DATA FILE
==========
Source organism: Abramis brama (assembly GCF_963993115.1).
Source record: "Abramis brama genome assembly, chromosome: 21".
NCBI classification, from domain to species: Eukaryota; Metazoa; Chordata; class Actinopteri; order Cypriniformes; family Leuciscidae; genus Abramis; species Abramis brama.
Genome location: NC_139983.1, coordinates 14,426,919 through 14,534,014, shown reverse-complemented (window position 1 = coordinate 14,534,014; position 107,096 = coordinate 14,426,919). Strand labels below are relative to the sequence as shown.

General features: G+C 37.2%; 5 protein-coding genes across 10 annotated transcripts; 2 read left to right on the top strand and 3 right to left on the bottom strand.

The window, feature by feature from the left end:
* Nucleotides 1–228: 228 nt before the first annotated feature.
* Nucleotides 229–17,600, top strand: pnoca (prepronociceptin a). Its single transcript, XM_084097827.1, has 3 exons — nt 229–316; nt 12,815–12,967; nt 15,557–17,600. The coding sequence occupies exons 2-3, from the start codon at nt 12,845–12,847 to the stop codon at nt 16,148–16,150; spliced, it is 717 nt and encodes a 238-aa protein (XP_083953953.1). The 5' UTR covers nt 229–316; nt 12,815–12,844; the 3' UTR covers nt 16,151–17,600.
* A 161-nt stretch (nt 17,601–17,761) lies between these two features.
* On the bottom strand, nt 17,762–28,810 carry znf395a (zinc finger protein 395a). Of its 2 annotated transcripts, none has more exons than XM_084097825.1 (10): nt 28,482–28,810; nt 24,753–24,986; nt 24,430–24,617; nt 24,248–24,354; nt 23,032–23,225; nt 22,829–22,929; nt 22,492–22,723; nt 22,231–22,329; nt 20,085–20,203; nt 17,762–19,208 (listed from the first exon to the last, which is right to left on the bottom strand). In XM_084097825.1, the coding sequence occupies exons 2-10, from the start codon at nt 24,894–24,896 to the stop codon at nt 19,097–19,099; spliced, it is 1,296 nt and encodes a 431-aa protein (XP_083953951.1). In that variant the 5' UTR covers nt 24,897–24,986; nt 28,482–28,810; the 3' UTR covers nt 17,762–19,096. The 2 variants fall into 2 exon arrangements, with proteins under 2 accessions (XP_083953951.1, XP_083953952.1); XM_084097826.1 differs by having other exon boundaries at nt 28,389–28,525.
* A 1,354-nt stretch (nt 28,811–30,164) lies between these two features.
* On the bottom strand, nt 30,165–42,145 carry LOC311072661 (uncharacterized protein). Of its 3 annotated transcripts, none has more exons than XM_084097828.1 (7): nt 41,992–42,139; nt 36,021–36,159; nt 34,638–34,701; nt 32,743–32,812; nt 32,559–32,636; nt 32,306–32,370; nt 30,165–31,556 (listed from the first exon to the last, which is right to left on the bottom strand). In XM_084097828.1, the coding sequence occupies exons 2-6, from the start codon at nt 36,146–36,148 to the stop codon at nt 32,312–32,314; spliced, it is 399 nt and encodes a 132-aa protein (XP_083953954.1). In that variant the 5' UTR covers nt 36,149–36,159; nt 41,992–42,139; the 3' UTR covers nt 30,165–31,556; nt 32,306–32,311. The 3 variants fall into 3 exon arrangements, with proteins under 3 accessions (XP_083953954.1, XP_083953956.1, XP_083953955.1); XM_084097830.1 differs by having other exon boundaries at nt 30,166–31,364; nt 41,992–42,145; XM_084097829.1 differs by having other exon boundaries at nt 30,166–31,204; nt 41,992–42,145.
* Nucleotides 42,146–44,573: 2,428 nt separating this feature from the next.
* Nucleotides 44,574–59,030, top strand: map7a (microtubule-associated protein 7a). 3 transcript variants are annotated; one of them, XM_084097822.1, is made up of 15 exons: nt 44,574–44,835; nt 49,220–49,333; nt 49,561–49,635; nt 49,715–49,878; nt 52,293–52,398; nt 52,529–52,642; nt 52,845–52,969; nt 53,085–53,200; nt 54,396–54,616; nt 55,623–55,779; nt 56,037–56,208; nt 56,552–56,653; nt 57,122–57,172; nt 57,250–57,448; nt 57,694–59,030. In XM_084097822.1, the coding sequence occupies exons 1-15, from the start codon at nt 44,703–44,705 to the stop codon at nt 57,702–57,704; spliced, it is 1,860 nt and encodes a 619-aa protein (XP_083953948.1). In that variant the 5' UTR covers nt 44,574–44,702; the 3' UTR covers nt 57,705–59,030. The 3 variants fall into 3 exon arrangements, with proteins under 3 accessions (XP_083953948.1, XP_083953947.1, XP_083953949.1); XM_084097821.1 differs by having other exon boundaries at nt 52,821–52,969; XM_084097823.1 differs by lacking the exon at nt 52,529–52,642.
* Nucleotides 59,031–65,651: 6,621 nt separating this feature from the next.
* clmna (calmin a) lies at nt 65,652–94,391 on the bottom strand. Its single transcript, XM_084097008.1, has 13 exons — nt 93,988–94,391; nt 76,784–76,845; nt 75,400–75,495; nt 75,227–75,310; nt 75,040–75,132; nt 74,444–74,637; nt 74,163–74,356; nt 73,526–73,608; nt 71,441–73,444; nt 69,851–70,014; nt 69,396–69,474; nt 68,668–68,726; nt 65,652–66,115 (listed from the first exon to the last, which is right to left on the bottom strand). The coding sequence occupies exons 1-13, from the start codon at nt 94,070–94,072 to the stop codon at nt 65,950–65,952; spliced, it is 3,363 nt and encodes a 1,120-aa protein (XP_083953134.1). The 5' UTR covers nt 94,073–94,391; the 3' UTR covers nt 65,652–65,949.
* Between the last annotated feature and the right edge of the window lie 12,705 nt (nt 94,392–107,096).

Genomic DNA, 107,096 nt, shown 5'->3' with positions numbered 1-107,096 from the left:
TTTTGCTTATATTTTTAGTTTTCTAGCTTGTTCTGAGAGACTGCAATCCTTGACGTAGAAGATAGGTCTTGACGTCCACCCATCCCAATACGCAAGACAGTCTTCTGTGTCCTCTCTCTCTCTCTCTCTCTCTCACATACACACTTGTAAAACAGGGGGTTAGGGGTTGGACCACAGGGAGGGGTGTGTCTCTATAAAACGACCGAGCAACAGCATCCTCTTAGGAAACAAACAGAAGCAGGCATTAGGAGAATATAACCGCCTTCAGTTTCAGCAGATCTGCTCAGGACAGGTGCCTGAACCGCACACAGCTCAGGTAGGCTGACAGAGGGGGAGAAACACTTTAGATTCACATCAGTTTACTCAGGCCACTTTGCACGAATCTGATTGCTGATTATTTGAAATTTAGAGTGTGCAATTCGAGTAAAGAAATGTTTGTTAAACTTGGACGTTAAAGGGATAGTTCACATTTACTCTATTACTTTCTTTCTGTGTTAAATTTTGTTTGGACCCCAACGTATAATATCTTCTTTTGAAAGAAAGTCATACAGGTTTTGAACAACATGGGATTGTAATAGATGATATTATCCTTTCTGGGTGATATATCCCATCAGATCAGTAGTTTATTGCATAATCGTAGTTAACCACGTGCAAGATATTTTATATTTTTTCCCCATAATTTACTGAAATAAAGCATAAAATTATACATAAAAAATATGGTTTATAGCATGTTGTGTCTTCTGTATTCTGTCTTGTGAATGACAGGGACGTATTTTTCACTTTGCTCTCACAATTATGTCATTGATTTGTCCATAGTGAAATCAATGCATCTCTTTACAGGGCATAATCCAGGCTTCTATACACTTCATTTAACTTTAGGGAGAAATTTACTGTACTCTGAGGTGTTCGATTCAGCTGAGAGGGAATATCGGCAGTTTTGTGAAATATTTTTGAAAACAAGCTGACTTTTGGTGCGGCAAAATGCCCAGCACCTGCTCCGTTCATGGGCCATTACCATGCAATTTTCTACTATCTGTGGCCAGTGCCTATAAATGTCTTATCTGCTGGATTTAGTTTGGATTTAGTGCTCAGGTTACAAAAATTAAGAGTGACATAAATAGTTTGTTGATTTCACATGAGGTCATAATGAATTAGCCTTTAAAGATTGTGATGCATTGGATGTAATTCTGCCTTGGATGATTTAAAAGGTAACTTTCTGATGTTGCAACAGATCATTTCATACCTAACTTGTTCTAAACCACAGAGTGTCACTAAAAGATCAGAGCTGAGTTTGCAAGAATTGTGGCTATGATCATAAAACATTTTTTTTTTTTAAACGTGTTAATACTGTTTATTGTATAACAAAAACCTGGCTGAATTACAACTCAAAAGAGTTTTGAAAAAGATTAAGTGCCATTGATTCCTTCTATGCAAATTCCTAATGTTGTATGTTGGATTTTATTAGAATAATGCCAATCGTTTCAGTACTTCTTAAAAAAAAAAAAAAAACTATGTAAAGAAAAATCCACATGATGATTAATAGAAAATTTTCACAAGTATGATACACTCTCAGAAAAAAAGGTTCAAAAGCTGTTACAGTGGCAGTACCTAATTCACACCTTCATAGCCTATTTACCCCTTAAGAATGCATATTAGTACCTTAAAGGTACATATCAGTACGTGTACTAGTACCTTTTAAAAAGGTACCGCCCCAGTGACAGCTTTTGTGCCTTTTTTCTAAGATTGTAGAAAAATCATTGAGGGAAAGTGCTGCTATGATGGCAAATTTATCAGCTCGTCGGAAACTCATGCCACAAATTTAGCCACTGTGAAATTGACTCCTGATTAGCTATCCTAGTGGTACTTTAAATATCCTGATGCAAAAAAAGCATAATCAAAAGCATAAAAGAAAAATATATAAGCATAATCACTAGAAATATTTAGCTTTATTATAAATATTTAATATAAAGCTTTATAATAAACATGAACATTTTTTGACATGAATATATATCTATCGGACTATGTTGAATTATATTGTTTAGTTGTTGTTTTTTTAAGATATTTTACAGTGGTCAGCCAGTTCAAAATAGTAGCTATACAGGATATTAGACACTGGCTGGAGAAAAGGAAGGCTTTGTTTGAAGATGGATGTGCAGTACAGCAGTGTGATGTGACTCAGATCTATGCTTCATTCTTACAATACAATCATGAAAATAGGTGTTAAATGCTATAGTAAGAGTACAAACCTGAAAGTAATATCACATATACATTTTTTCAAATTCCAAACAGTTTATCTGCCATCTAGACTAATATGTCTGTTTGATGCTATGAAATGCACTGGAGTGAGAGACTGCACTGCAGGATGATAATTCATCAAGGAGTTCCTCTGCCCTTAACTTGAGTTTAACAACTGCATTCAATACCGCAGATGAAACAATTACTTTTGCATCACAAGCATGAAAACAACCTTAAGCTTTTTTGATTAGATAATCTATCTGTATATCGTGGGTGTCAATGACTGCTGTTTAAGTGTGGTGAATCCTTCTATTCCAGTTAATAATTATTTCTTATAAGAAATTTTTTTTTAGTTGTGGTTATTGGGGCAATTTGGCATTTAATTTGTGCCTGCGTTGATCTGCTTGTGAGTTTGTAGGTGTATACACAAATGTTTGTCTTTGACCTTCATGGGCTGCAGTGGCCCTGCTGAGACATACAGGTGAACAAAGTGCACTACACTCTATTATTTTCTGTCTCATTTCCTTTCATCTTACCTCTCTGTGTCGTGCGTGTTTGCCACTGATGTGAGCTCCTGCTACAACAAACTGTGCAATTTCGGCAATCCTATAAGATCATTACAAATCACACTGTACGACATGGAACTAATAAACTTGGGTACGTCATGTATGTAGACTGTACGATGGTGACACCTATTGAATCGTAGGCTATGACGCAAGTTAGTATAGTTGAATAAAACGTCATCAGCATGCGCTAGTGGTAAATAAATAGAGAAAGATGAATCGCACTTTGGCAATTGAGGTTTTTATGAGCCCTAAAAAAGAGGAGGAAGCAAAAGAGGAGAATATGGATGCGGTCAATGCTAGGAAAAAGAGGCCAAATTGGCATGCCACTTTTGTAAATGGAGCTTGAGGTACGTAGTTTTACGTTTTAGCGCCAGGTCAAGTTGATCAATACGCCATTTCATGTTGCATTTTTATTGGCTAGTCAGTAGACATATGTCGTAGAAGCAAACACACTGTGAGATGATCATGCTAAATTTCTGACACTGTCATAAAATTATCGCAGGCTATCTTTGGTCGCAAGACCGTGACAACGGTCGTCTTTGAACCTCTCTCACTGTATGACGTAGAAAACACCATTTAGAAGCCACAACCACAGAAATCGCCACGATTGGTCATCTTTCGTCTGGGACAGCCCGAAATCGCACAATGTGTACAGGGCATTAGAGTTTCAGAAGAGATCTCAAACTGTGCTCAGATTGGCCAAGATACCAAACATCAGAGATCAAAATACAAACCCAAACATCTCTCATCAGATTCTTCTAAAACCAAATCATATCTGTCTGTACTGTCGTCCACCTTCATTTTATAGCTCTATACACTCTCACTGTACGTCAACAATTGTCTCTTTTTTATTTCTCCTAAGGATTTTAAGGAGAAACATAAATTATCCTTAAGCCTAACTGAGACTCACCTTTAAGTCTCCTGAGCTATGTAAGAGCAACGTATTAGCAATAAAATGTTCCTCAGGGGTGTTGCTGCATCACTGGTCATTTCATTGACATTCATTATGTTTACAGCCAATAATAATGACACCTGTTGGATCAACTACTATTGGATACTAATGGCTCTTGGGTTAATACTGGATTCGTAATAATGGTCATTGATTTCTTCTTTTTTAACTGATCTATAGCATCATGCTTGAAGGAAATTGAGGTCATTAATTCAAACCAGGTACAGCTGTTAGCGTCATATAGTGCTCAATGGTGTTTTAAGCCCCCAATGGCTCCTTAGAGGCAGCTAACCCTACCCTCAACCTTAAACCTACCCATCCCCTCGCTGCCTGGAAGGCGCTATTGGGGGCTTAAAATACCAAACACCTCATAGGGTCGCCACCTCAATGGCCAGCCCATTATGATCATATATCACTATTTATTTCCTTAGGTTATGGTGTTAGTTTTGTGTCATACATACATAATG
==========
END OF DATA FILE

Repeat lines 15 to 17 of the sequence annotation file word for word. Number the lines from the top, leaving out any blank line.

* Nucleotides 59,031–65,651: 6,621 nt separating this feature from the next.
* clmna (calmin a) lies at nt 65,652–94,391 on the bottom strand. Its single transcript, XM_084097008.1, has 13 exons — nt 93,988–94,391; nt 76,784–76,845; nt 75,400–75,495; nt 75,227–75,310; nt 75,040–75,132; nt 74,444–74,637; nt 74,163–74,356; nt 73,526–73,608; nt 71,441–73,444; nt 69,851–70,014; nt 69,396–69,474; nt 68,668–68,726; nt 65,652–66,115 (listed from the first exon to the last, which is right to left on the bottom strand). The coding sequence occupies exons 1-13, from the start codon at nt 94,070–94,072 to the stop codon at nt 65,950–65,952; spliced, it is 3,363 nt and encodes a 1,120-aa protein (XP_083953134.1). The 5' UTR covers nt 94,073–94,391; the 3' UTR covers nt 65,652–65,949.
* Between the last annotated feature and the right edge of the window lie 12,705 nt (nt 94,392–107,096).